Many PDF files have hyperlinks in them, which work just like a hyperlink on the web, and will jump to the point indicated by the link.This feature is of course available only if the user reads on his computer screen. This in turn requires a good quality screen, with at least 1024 x 768 resolution.

Quality: The readability of the file is much better than a FAX, and color graphs and pictures reproduce in full and accurate color.

File size: Adobe claims that PDF files are more compact than the originals. I find that this is usually true, but the extent varies. In small files, it does not matter, but large files with many graphics can be compressed by up to about 70%. In one case, converting a 1 Mb Word Perfect file containing plain text and two graphs, I found that I had a PDF file under 30 Kb. I never understood why this case was so successful.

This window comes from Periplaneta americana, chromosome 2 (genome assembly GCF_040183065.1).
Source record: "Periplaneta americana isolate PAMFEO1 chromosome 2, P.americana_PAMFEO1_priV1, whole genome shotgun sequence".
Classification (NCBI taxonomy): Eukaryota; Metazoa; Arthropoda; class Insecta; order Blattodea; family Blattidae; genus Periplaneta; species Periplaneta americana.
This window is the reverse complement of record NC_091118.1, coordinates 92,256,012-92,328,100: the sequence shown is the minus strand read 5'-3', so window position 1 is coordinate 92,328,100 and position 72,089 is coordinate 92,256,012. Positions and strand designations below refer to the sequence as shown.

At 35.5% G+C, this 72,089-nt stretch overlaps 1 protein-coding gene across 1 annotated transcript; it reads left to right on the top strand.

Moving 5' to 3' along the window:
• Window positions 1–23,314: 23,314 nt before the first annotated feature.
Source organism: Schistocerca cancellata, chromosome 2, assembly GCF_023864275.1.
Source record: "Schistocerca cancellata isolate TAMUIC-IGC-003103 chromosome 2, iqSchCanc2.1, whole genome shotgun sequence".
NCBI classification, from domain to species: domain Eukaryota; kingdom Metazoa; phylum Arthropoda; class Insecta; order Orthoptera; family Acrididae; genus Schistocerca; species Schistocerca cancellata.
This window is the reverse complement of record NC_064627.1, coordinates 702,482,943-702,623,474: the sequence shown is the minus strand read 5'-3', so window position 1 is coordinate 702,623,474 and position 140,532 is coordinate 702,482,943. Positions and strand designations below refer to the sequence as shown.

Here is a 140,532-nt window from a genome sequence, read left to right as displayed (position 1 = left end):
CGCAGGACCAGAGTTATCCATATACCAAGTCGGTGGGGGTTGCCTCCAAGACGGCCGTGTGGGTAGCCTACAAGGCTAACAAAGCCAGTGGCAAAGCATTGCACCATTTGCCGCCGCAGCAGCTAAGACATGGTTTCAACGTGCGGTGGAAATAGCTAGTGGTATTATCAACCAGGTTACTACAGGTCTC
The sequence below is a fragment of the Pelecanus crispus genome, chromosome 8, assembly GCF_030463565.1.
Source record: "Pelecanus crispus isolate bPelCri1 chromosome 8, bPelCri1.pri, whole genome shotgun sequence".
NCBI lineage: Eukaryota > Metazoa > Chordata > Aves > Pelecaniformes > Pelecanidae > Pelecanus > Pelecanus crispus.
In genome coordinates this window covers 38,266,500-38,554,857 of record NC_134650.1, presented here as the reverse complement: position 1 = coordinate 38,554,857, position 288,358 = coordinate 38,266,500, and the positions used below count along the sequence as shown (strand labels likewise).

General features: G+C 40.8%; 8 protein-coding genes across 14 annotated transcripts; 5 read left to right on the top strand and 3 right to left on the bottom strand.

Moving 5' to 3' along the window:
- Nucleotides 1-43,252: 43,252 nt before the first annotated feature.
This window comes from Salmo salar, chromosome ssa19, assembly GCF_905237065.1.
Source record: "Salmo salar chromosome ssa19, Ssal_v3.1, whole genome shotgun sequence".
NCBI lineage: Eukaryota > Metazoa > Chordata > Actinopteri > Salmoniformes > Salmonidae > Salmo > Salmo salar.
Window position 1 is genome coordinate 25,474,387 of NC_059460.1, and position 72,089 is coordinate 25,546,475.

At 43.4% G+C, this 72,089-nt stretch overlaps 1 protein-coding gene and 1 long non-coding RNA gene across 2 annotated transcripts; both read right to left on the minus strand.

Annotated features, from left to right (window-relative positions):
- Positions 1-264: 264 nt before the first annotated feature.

Almost everyone should have Acrobat Reader installed, since it provides convenient access to so many documents. Sales literature, technical manuals and other documents normally provided on paper can be obtained more quickly by e-mail or from the Internet than waiting for hard copy to be shipped.

When Acrobat Reader is installed, it will usually log its presence with Windows, so that when you double click on any file with a “.PDF” extension to the filename, the Reader will load automatically, and display the file. If not, then open Reader like any other program, then open the file you want to read in the usual way.

Simply reading or printing a file from Reader is obvious, but a few tricks make life easier.

The most important one is that when scrolling down a file, Reader will normally take two screens to show a full page, unless you have a good quality, large, monitor. It has an annoying way of jumping from page to page. If you click on a very small rectangle in the bottom border, 2nd or 3rd from the right, you can select “continuous” display. I find this much easier to read. You can set this to be the default mode by clicking on file/preferences/general and selecting “continuous” for the Default page layout.